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Thermal Characteristics of a 330 KV Surge Arrester

Surge Arresters with ElecNet

Surge arresters are used in a number of industries as protective devices against a variety of electrical events such as high voltage lightning impulses. The design choices of various materials and components for lightning arresters may depend on their thermal characteristics among many other factors. To demonstrate this, the thermal analysis of a 330 KV metal oxide arrester is considered in this example. The adiabatic heating of the varistors due to a lightning strike and the subsequent temperature distribution in the device as a function of time are presented here.

Temperature profile and temperature contours of a surge arrestor

METHODS and RESULTS

SURGE ARRESTER MODEL

A simple surge arrester comprising various essential components is shown in this figure. The metal Oxide varistors, spacers, electrodes, base and the porcelain casing are clearly identified in the model.

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MODELING a LIGHTNING IMPULSE

Typical thermal tests of surge arresters comprises the application of (multiple) voltage impulses followed by cool down period(s). In this study, as an example, a 330 KV impulse is applied to the top electrode of the model over 50 milliseconds. This could represent a typical lightning strike. The voltage profile representing such an event is shown in this figure.

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ELECTRIC FIELD DISTRIBUTION

The electric field distribution at the end of the impulse at 5.0E-5 seconds is shown here.

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TRANSIENT FIELD DISTRIBUTION

The equipotential lines as well as the electric field magnitude distributions as a function of time are shown in this video.

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COUPLING for THERMAL ANALYSIS

Assuming the process is adiabatic, the ElecNet/ThermNet coupling of the model is established to study the thermal characteristics of the device. The coupling is seamless and the solver interface between ElecNet and ThermNet is shown here. Adiabatic processes are defined as isolated events the duration of which is specified at the interface. Also, a delay of 400 seconds is applied before the application of the lightning impulse. As such, in subsequent results, the temperature changes are tracked from 400 seconds onwards.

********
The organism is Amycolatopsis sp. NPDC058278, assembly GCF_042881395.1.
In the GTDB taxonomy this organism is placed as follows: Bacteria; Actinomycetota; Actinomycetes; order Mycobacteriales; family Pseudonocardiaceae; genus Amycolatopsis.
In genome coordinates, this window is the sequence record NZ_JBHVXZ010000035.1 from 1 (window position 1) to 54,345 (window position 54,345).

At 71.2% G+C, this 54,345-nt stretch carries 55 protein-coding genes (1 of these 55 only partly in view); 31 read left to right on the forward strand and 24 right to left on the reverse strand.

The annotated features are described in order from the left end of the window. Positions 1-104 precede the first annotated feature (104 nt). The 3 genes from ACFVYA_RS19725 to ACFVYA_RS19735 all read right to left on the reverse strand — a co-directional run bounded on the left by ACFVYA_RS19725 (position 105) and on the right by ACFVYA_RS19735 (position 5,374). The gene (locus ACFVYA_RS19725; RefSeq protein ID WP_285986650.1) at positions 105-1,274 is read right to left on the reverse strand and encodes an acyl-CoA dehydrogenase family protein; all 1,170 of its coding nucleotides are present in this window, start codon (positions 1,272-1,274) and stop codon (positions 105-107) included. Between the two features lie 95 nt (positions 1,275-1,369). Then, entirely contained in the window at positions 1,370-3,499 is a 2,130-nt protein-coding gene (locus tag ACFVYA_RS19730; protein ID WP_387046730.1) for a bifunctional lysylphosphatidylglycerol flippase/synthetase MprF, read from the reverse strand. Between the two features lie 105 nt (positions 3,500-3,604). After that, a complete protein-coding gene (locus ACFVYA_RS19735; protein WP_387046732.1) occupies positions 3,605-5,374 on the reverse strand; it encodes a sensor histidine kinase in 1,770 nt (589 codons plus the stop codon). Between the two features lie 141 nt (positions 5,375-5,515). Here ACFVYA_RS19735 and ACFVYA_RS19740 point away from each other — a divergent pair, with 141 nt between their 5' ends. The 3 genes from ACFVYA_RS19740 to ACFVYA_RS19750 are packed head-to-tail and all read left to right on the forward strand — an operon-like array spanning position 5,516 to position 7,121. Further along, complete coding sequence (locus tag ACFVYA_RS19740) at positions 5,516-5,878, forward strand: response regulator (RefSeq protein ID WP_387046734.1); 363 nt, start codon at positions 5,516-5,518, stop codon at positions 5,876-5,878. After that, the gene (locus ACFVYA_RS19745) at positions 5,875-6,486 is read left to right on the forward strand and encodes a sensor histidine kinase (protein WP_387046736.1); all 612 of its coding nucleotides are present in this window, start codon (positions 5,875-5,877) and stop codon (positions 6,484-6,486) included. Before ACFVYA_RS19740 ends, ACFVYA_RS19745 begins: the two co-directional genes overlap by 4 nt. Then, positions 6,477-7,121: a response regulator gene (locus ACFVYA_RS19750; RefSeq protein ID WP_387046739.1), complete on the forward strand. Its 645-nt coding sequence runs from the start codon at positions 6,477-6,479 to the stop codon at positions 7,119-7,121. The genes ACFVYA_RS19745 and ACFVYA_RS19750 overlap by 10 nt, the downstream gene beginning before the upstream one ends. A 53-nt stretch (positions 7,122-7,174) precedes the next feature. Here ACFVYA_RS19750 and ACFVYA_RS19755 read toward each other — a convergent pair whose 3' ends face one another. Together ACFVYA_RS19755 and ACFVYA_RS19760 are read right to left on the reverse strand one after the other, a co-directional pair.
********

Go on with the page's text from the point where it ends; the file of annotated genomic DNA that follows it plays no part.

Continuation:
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ELECTRIC THERMAL SIMULATION RESULTS

Thermal processes including conduction, convection and radiation can be modeled in ThermNet. This is done by defining the thermal conductivity and specific heat capacity of the materials and by setting up convective link boundary conditions on model surfaces. Note that in ThermNet a number of boundary conditions can be applied such as fixed temperature, heat sources etc.

The key questions for coupled electric-thermal analysis is to determine the maximum temperatures reached in various parts of the model as well as post event cool down modeling. In the model setup section, the setting of the convective boundary condition was described. This figure shows the model temperatures ate times 400, 1000, 20000 and 30000 seconds. The temperature distribution as well as thermal variations give expected results.

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TEMPERATURE vs. TIME

The results plotted here show the temperature variation in the middle of one of the varistors as a function of time. Expected cooling rates are verified by this plot.

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SURGE ARRESTER TEMPERATURE DISTRIBUTION

An animation of the temperature distribution in the model as a function temperature is shown here.

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